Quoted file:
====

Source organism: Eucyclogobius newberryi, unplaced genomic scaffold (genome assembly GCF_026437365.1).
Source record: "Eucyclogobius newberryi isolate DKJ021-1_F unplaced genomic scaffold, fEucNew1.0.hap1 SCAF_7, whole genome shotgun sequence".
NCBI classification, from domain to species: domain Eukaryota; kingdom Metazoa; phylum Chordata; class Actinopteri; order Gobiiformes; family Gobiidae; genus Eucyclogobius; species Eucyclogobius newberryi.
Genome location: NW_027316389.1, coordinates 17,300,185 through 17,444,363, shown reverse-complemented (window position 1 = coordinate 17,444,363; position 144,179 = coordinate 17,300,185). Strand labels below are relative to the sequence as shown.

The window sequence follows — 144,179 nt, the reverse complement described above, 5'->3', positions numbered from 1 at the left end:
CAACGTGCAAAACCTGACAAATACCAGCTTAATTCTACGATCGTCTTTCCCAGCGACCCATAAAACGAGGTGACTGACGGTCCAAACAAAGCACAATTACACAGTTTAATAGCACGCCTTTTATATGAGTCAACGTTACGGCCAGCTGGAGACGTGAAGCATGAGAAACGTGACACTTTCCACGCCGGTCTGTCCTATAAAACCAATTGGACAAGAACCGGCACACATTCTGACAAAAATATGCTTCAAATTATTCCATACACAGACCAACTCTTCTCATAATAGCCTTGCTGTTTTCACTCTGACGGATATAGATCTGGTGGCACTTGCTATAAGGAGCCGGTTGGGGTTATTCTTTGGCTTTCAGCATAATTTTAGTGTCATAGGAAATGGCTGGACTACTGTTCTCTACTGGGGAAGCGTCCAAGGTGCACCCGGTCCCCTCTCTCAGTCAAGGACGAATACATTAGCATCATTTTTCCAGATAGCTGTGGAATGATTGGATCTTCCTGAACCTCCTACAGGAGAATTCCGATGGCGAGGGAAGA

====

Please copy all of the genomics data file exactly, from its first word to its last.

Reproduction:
Source organism: Eucyclogobius newberryi, unplaced genomic scaffold (genome assembly GCF_026437365.1).
Source record: "Eucyclogobius newberryi isolate DKJ021-1_F unplaced genomic scaffold, fEucNew1.0.hap1 SCAF_7, whole genome shotgun sequence".
NCBI classification, from domain to species: domain Eukaryota; kingdom Metazoa; phylum Chordata; class Actinopteri; order Gobiiformes; family Gobiidae; genus Eucyclogobius; species Eucyclogobius newberryi.
Genome location: NW_027316389.1, coordinates 17,300,185 through 17,444,363, shown reverse-complemented (window position 1 = coordinate 17,444,363; position 144,179 = coordinate 17,300,185). Strand labels below are relative to the sequence as shown.

The window sequence follows — 144,179 nt, the reverse complement described above, 5'->3', positions numbered from 1 at the left end:
CAACGTGCAAAACCTGACAAATACCAGCTTAATTCTACGATCGTCTTTCCCAGCGACCCATAAAACGAGGTGACTGACGGTCCAAACAAAGCACAATTACACAGTTTAATAGCACGCCTTTTATATGAGTCAACGTTACGGCCAGCTGGAGACGTGAAGCATGAGAAACGTGACACTTTCCACGCCGGTCTGTCCTATAAAACCAATTGGACAAGAACCGGCACACATTCTGACAAAAATATGCTTCAAATTATTCCATACACAGACCAACTCTTCTCATAATAGCCTTGCTGTTTTCACTCTGACGGATATAGATCTGGTGGCACTTGCTATAAGGAGCCGGTTGGGGTTATTCTTTGGCTTTCAGCATAATTTTAGTGTCATAGGAAATGGCTGGACTACTGTTCTCTACTGGGGAAGCGTCCAAGGTGCACCCGGTCCCCTCTCTCAGTCAAGGACGAATACATTAGCATCATTTTTCCAGATAGCTGTGGAATGATTGGATCTTCCTGAACCTCCTACAGGAGAATTCCGATGGCGAGGGAAGA